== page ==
Regardless of opinions on the goals of the event, the problems that have arisen in years past can be tackled if people set aside differences and work together to find tangible solutions. This may all sound idealistic but its really not. It seems as though if Parties A, B, C, D, etc,. and other concerned/interested students (I’d be more than willing) came together over the next several weeks (or however long) and focused on coming up with solutions to past issues that are both specific and concrete then much would be resolved. I’m not suggesting things will be solved magically, but being a community full of passionate individuals oftentimes I feel we get distracted by defending our convictions/calling others out on theirs that we lose sight of the reality of the issues at hand.

    Various administrators, DART Team, PAs, etc. get together and invite interested students to attend open meetings where ideas can be out on the table, planned out, and then executed come the night of the event. Insist on air of respect and responsibility. I’m sure there will be enough people involved to take on each project (say coordinating water distribution or coming up with an escort system) and things would be much more productive. I apologize if that is how things have been done in the past, it just wasn’t made clear and I know it left myself and others wondering why didn’t ______ happen. If such an approach has been taken then that collection of parties should spend some time figuring out tangible ways of improving upon past systems.

    I apologize if ANY part of this post comes across as judgmental or accusatory, I’m just suggesting (it a long-winded rambling manner) that the best means to resolve these issues is responsible/respectful collaboration. Please put the swords away, these sorts of conflicts will only serve to cloud Genderfuck’s purpose all the more.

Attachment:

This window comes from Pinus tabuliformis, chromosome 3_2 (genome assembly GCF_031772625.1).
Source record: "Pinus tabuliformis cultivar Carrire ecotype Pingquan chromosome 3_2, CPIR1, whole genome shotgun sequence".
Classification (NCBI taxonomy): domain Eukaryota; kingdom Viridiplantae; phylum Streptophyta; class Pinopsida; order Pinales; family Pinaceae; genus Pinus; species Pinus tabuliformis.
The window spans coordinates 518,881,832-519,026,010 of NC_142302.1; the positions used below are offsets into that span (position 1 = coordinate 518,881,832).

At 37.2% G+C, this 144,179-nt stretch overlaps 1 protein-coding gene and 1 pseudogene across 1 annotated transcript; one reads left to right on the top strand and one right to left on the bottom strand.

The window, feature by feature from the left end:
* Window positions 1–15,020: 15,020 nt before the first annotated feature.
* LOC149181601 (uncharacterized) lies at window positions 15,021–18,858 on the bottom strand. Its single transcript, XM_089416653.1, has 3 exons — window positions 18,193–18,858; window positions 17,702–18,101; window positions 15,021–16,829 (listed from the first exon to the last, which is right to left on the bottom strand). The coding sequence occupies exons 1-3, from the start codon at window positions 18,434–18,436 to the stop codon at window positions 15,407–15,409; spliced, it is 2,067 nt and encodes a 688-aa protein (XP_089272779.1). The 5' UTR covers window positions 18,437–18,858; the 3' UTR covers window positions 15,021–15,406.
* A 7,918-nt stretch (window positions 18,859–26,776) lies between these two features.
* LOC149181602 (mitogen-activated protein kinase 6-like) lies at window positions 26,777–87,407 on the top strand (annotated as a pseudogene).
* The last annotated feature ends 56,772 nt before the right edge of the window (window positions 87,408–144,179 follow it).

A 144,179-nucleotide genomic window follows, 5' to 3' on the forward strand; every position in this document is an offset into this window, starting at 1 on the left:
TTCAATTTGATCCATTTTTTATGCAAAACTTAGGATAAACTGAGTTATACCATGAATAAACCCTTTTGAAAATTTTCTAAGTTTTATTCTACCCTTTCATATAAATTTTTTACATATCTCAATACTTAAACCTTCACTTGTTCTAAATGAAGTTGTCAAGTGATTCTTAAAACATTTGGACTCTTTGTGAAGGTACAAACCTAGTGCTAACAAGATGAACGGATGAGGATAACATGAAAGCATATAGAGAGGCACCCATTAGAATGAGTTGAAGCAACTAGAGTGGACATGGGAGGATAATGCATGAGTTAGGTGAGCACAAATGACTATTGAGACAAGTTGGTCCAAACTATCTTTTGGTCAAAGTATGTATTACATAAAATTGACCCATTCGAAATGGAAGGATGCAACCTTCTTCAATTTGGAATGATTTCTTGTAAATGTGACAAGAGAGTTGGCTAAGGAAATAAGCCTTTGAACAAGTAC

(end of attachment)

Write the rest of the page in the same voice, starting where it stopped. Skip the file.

2. Well said. As someone who identifies as proudly androgynous, and well outside the gender binary, I love the IDEA of a genderfuck party, as it was originally conceptualized.

    As the party stands today, I have never been to it, nor do I intend to go. The slogan and culture surrounding the party honestly rather terrify me, and certainly make me uncomfortable.

    Paul, I wish I had ideas for how to make the party work. Unfortunately, I think it would require a massive reconceptualization and a huge shift in Swarthmore’s party culture. As it is, Swat parties hold the gender binary far too near and dear to their hearts to let them go so easily. Unless that changes, I don’t see genderfuck becoming a safe space for gender identity exploration / celebration any time in the near future.


  3. “This April, come to Genderfuck not to see less, but to see more”

    –more expression, more androgyny, more positive sex: escape the binary–

    As evidenced by the beginning of the article, the party’s sexist slogan has strongly influenced the way that the party is conceived and remembered. So why not make an advertising campaign to change it, and replace it with the above? The new slogan is catchy, and it captures the essence of the party (as long as we keep the bit below that clarifies ‘more’ meaning ‘more expression’, not ‘more skin’). Kudos to the DG editorial board for writing a beautiful and insightful article.

    • I recognize that a new slogan won’t even come close to all the changes that need to be made, but it’s a start, and the way people perceive the party is a crucial factor in how people act there.

      And I realize that the ring and cadence kind of sounds like a perfume ad, but that’s not necessarily a bad thing. I’ve always wanted to see more high femme drag at Genderfuck.

    • Huh.

      Looks like a nine-year-old does better at this than you do.

      “Josef was determined to make his own statement so we went to the car and with pencil and his sketch pad, he made up his own little sign that reads ‘GOD HATES NO ONE,’ ” his mom wrote. “Those people are scary but he stood strong, was respectful and stood by his convictions. He will be a good man, I have no doubt. I got my Mothers Day present early.”

      From here.